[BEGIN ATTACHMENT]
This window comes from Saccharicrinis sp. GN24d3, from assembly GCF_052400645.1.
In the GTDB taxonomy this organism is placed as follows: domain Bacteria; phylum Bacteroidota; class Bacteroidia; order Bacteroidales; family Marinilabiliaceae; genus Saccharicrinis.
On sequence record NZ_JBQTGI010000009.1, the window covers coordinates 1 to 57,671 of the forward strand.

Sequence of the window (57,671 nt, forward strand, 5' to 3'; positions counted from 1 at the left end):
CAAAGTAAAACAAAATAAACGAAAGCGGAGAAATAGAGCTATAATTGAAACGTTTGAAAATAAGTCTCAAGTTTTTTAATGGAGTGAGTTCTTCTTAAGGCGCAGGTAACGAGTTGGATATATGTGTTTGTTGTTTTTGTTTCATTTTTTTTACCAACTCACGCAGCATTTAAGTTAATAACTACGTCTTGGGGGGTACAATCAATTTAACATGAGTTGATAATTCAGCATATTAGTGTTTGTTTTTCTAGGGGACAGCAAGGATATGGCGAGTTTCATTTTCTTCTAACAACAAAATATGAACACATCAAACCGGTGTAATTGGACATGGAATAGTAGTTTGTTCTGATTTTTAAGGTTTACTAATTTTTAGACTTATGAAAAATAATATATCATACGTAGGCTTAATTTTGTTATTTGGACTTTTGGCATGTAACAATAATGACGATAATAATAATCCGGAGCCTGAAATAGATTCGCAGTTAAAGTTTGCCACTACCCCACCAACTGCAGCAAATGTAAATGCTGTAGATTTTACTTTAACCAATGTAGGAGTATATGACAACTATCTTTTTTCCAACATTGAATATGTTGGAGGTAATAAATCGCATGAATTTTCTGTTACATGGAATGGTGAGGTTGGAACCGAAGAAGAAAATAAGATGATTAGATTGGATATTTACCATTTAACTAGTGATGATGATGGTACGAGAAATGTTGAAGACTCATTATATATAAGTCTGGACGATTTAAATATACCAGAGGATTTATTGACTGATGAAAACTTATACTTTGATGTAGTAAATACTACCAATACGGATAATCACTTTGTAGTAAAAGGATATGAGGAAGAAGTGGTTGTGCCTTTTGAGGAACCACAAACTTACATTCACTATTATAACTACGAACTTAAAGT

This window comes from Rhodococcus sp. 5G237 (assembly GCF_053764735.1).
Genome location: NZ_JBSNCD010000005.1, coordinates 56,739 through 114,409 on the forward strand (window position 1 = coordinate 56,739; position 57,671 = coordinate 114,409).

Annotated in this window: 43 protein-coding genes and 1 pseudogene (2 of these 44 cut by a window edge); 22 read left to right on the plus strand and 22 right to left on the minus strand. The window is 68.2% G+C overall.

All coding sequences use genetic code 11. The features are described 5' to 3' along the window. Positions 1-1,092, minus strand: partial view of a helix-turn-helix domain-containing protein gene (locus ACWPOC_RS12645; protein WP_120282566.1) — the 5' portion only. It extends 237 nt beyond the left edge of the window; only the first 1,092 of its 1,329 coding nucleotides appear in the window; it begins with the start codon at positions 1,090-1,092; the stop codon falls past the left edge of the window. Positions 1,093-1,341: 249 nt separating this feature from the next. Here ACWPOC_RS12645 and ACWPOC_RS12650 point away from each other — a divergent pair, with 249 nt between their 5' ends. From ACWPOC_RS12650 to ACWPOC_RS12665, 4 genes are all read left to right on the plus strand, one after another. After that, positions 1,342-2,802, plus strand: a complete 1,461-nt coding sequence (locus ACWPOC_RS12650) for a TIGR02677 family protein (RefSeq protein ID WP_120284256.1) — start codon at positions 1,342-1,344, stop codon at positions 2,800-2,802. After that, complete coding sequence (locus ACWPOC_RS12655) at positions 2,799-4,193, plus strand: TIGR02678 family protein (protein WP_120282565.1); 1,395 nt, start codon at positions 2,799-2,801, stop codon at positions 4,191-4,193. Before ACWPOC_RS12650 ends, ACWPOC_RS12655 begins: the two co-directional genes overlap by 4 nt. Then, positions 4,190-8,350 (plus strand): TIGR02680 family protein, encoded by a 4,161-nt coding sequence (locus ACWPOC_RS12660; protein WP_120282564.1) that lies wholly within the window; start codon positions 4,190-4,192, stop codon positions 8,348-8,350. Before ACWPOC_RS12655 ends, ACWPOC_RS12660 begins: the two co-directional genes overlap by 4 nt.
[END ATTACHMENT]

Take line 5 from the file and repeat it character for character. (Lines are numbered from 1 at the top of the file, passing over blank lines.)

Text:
CAAAGTAAAACAAAATAAACGAAAGCGGAGAAATAGAGCTATAATTGAAACGTTTGAAAATAAGTCTCAAGTTTTTTAATGGAGTGAGTTCTTCTTAAGGCGCAGGTAACGAGTTGGATATATGTGTTTGTTGTTTTTGTTTCATTTTTTTTACCAACTCACGCAGCATTTAAGTTAATAACTACGTCTTGGGGGGTACAATCAATTTAACATGAGTTGATAATTCAGCATATTAGTGTTTGTTTTTCTAGGGGACAGCAAGGATATGGCGAGTTTCATTTTCTTCTAACAACAAAATATGAACACATCAAACCGGTGTAATTGGACATGGAATAGTAGTTTGTTCTGATTTTTAAGGTTTACTAATTTTTAGACTTATGAAAAATAATATATCATACGTAGGCTTAATTTTGTTATTTGGACTTTTGGCATGTAACAATAATGACGATAATAATAATCCGGAGCCTGAAATAGATTCGCAGTTAAAGTTTGCCACTACCCCACCAACTGCAGCAAATGTAAATGCTGTAGATTTTACTTTAACCAATGTAGGAGTATATGACAACTATCTTTTTTCCAACATTGAATATGTTGGAGGTAATAAATCGCATGAATTTTCTGTTACATGGAATGGTGAGGTTGGAACCGAAGAAGAAAATAAGATGATTAGATTGGATATTTACCATTTAACTAGTGATGATGATGGTACGAGAAATGTTGAAGACTCATTATATATAAGTCTGGACGATTTAAATATACCAGAGGATTTATTGACTGATGAAAACTTATACTTTGATGTAGTAAATACTACCAATACGGATAATCACTTTGTAGTAAAAGGATATGAGGAAGAAGTGGTTGTGCCTTTTGAGGAACCACAAACTTACATTCACTATTATAACTACGAACTTAAAGT